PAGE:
Can England beat the weather to level Ashes series? Fourth Test talking points
The men’s Ashes is tantalisingly poised with Australia 2-1 ahead with two to play and England on the up after a stirring victory at Headingley.
Here, the PA news agency looks at the key issues ahead of the fourth Test.
Eyes on the skies
While it is never wise to stick too slavishly to the British weather forecast, it is impossible to ignore the likelihood of rain intervening in this match. Showers are predicted to play a part throughout but there is a particular concern over the weekend, when things are set to get extremely wet. That could play into Australia’s hands given a drawn match would see them retain the urn. England, on the other hand, need two more victories to win it back and are likely to be open to generating a result even if it means taking a gamble. With different motivations it remains to be seen whether there will be enough time and enough will to reach a fitting conclusion.
Australia to bin the spin?
The tourists are leaving it late to settle an unexpected selection quandary, with first-choice all-rounder Cameron Green fit again after Headingley and his temporary stand-in Mitchell Marsh effectively undroppable with a brilliant century as understudy. There was speculation that off-form opener David Warner could be the man to make way but it increasingly seems that spinner Todd Murphy is the man at risk. Australia have not gone into a Test without a frontline slow bowler since January 2012 but with Nathan Lyon injured and his deputy considered more dispensable they are pondering a significant change to the balance of their side. Deploying Green and Marsh would bolster their batting and make them harder to bowl out twice but leave their options in the field much diminished.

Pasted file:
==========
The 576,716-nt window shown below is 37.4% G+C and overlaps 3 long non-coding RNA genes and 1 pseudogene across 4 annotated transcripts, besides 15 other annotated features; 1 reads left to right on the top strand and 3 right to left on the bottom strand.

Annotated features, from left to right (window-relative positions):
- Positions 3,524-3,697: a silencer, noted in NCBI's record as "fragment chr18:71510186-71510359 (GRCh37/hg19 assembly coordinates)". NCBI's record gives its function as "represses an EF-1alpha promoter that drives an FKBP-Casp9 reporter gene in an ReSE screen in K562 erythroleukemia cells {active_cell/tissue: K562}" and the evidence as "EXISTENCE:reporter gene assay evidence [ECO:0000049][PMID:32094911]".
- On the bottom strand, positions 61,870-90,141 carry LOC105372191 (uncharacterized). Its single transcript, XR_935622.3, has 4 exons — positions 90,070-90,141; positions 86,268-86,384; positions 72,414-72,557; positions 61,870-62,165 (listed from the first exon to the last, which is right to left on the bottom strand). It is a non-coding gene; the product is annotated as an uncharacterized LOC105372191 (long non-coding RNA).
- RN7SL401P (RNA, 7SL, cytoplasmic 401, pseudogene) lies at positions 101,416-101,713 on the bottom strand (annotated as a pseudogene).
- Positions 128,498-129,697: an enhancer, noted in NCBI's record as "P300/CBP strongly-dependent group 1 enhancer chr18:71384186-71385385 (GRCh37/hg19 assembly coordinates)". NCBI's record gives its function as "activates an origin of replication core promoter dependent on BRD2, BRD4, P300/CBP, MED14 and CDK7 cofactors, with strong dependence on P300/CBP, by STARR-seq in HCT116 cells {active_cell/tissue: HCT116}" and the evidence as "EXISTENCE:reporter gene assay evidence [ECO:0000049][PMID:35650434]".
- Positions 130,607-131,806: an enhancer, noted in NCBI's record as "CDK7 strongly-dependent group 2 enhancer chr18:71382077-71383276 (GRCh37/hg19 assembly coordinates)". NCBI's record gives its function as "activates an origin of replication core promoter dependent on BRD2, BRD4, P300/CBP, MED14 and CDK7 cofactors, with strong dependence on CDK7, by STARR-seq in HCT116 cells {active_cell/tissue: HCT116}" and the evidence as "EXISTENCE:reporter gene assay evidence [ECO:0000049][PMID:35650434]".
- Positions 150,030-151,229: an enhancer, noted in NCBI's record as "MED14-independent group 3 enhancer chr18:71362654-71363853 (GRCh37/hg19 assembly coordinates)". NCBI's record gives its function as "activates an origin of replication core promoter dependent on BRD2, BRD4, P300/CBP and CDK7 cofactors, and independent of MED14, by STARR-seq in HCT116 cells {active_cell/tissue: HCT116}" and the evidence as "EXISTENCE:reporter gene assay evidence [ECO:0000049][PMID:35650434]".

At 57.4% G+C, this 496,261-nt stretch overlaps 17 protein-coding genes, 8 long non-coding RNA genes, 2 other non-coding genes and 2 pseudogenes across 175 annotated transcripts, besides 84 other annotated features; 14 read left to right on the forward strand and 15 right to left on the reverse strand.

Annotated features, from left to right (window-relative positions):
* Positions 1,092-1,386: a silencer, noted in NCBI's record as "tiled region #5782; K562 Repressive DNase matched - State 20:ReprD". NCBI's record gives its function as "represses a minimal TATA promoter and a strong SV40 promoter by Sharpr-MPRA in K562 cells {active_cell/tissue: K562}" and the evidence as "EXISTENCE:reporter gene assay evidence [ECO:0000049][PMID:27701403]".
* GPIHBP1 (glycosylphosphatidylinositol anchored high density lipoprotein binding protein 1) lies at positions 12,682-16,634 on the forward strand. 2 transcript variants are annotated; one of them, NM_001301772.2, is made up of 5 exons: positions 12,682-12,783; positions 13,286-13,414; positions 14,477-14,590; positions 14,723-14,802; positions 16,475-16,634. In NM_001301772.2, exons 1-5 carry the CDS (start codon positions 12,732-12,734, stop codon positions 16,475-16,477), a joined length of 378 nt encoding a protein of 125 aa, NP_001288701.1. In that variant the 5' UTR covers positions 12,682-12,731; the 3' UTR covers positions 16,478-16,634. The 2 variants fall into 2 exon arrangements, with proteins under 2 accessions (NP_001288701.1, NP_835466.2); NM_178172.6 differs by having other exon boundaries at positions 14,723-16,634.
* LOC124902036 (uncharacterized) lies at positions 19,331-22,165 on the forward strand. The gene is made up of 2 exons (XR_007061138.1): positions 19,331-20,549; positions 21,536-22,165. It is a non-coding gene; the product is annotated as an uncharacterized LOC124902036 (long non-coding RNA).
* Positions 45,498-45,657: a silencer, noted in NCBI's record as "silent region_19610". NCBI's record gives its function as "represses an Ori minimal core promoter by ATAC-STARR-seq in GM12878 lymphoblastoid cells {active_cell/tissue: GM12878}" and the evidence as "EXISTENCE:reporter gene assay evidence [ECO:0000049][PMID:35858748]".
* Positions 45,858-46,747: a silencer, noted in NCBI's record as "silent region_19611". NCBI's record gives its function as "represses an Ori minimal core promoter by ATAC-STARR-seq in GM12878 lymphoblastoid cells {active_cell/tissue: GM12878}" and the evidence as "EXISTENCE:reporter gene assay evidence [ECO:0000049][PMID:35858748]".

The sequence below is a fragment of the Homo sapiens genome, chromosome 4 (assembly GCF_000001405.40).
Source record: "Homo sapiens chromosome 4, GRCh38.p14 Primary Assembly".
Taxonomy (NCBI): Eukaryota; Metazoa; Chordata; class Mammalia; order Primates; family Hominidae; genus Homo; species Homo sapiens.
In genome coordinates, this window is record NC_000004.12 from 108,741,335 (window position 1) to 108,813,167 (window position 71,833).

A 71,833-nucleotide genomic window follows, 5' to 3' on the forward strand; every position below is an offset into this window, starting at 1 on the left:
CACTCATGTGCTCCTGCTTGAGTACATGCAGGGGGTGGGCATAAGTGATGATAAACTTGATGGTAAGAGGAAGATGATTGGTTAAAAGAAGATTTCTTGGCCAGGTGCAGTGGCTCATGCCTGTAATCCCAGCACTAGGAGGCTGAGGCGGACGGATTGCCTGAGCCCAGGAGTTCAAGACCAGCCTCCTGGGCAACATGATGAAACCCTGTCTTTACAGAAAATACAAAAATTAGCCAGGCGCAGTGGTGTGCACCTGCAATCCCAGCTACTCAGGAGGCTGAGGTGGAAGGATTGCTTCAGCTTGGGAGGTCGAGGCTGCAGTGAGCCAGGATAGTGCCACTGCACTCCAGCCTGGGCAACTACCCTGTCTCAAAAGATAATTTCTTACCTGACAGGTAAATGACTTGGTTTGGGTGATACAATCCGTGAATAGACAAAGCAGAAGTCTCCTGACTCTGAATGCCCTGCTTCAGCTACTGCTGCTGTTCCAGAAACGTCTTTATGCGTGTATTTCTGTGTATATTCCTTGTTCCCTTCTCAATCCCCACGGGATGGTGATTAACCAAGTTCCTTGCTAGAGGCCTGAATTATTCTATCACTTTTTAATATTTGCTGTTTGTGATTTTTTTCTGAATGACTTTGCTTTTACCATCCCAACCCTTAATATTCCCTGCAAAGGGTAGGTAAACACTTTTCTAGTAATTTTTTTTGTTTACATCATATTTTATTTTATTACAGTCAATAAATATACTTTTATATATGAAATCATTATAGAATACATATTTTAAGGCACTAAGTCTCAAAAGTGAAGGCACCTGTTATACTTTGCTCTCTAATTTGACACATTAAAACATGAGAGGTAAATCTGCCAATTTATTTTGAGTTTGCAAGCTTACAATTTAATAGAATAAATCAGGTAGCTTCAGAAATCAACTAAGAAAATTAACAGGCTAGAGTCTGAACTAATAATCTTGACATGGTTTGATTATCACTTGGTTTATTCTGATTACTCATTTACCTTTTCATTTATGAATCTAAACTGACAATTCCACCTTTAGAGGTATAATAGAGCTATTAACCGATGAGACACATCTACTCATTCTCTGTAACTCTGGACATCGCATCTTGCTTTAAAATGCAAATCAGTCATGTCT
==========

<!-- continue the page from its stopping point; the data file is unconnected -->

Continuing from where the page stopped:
Three is the Moeen number
The number three position has caused plenty of headaches for England over the years and familiar questions resurfaced when incumbent Ollie Pope dislocated his shoulder at Lord’s. After a one-innings experiment with Harry Brook, Moeen Ali volunteered for a surprise promotion in the Headingley chase. Despite being bowled for just five he has now been inked in at first drop, allowing the likes of Brook, Joe Root and Ben Stokes to bat in their preferred positions lower down. It is a big ask for the all-rounder, who initially agreed to return from retirement as a number eight and averages 15.75 from his four knocks this summer, but this England side are not averse to a gamble.
Age concern for England?
When it comes to taking wickets England have made sure they will not lack for experience in Manchester. Their five main bowlers for this Test have a combined age of 180, with James Anderson returning to the fray less than a fortnight before his 41st birthday. Their side is the first to go into an Ashes Test with four pace bowlers aged 33 or above since the Australian class of 1928, but few England fans would argue with the composition of the attack on current form. Moeen suggested the hosts are hoping to prove the adage that “old is gold” and Anderson would love nothing more than making that point. He has never taken a Test five-for at his home ground and is unlikely to have too many more shots at the honours’ board.
Will Jonny be good
England have rowed in hard behind Jonny Bairstow as wicketkeeper, rendering Ben Foakes’ imperious glovework surplus to requirements. Bairstow has had an eventful series as he continues to feel his way back from a badly broken leg – locking horns with a Just Stop Oil protester, being controversially stumped by Alex Carey and facing constant scrutiny over his keeping. But the bare facts are that he has let eight chances pass him by. That has materially hindered England’s prospects and nobody will know better than him that he needs to reach a higher level this week. He has a long track record of performing best when under pressure and his fight-or-flight response will be needed again.
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